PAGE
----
Protesters took to the streets of Italy on Friday to express their anger at the introduction of mandatory workplace Covid-19 health passes, one of the strictest measures to fight the disease imposed by a European country.
The new rules require all workers show a “green pass” that proves they have either been fully vaccinated, or have tested negative for coronavirus within the previous 48 hours.
On Friday, the day the regulations came into force, demonstrators blocked access to the port areas of Genoa, Ancona and Trieste and held street protests in Rome and Milan. A small sit-in was also held outside the Sigonella Italian air force base in Sicily organised by the Siam air force trade union.
“Having to pay to go to work, under the threat of blackmail for your salary, cannot be a tool to contain the pandemic,” the union said in a statement on its Facebook page about the protests.
The government believes the tougher measures will prompt an estimated 3.8m unvaccinated Italian workers to get a jab. But the move has been met with fierce resistance from a small but vocal number of protesters who claim the rules infringe their rights.
Speaking before the measure was introduced on Friday, Joachim Oberrauch, a 51-year-old high school teacher from Bolzano, said he had been suspended from his job because he had not been inoculated and was angered by the new rules.
“I didn’t get the vaccine because I don’t trust all this chaos and miscommunication that has been going on from the start of the pandemic until now,” he said. “I don’t trust ‘big pharma’, and as of today the news about vaccines has been quite contradictory and confusing, so I decided to postpone it or wait for another vaccine to become available that I am not afraid of.”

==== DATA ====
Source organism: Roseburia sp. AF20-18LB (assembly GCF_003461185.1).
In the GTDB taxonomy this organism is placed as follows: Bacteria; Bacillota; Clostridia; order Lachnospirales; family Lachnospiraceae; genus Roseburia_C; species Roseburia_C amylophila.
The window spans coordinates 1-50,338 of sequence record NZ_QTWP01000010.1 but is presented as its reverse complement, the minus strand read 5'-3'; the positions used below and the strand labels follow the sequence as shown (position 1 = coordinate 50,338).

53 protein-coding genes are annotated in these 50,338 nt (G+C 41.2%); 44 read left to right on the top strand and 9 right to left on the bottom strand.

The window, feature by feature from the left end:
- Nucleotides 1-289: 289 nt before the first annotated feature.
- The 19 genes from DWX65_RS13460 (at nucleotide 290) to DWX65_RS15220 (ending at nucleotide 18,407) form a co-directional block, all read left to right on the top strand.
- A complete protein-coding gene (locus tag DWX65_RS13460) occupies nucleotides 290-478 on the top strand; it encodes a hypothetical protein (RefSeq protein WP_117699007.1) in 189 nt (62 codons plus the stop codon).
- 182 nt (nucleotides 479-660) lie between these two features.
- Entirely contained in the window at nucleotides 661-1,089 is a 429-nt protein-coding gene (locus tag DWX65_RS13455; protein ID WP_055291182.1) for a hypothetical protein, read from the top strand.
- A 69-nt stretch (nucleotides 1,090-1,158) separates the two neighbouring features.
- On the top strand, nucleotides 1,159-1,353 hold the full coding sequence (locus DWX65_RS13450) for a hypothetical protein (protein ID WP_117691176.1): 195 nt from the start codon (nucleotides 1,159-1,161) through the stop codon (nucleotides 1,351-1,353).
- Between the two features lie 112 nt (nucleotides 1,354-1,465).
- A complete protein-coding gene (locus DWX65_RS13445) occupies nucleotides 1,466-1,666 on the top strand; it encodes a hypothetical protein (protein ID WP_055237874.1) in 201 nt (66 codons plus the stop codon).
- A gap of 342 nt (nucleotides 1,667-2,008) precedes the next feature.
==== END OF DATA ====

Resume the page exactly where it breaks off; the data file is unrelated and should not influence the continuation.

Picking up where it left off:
More than 80 per cent of all Italians over the age of 12 have received a Covid-19 vaccine, with Mario Draghi’s government after a slow start having turned the country into one of the vaccine leaders of Europe. Any public or private sector worker who breaks the rules risks being fined €1,500, while employers face fines if they fail to enforce the new measures.
In the build-up to the new rules coming in, there have been violent demonstrations in Rome and elsewhere. Last week supporters of the fringe neo-fascist party Forza Nuova attempted to force their way into the prime minister’s official residence, as well as ransacking the offices of one of Italy’s largest trade unions, resulting in 12 arrests.
Some workers are likely to face difficulties not because they have refused to be vaccinated but because they received a jab that has not been approved in the EU.
Giulia Sorrentino, 34, recently returned to Italy after five years in Russia, where she worked as a university lecturer. She got two shots of Sputnik V in Moscow before coming back. Because the Russian vaccine is not recognised by the European Medicines Agency, she says she is “dismayed” by the government’s move.
“When I came back the green pass limitations were much softer, it was summer, there was a lot of outside living, and I could more or less do everything I wanted,” she said. “I was also quite optimistic about the approval of Sputnik in Europe. But now, with the tightening of the restrictions, I can’t do anything at all.”